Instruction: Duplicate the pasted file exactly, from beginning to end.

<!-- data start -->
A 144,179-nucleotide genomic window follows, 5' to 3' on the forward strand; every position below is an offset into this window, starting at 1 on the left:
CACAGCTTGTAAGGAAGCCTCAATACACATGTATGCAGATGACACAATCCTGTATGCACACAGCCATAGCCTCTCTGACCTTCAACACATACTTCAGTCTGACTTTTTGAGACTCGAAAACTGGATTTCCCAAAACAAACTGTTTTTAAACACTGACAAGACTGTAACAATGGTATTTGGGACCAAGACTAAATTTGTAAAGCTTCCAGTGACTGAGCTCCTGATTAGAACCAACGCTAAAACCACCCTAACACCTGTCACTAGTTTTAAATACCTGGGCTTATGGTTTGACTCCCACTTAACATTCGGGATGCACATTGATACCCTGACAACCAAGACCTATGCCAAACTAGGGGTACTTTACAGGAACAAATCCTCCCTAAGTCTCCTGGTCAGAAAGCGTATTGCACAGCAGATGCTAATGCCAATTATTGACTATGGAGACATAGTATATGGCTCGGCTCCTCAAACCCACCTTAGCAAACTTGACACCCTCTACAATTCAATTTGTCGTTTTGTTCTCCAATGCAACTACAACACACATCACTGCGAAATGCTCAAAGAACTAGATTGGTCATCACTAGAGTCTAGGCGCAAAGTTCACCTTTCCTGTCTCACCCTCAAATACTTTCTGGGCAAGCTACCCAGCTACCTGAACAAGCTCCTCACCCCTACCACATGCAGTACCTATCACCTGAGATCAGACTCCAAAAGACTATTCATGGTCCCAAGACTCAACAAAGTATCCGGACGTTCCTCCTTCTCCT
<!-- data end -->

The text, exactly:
A 144,179-nucleotide genomic window follows, 5' to 3' on the forward strand; every position below is an offset into this window, starting at 1 on the left:
CACAGCTTGTAAGGAAGCCTCAATACACATGTATGCAGATGACACAATCCTGTATGCACACAGCCATAGCCTCTCTGACCTTCAACACATACTTCAGTCTGACTTTTTGAGACTCGAAAACTGGATTTCCCAAAACAAACTGTTTTTAAACACTGACAAGACTGTAACAATGGTATTTGGGACCAAGACTAAATTTGTAAAGCTTCCAGTGACTGAGCTCCTGATTAGAACCAACGCTAAAACCACCCTAACACCTGTCACTAGTTTTAAATACCTGGGCTTATGGTTTGACTCCCACTTAACATTCGGGATGCACATTGATACCCTGACAACCAAGACCTATGCCAAACTAGGGGTACTTTACAGGAACAAATCCTCCCTAAGTCTCCTGGTCAGAAAGCGTATTGCACAGCAGATGCTAATGCCAATTATTGACTATGGAGACATAGTATATGGCTCGGCTCCTCAAACCCACCTTAGCAAACTTGACACCCTCTACAATTCAATTTGTCGTTTTGTTCTCCAATGCAACTACAACACACATCACTGCGAAATGCTCAAAGAACTAGATTGGTCATCACTAGAGTCTAGGCGCAAAGTTCACCTTTCCTGTCTCACCCTCAAATACTTTCTGGGCAAGCTACCCAGCTACCTGAACAAGCTCCTCACCCCTACCACATGCAGTACCTATCACCTGAGATCAGACTCCAAAAGACTATTCATGGTCCCAAGACTCAACAAAGTATCCGGACGTTCCTCCTTCTCCT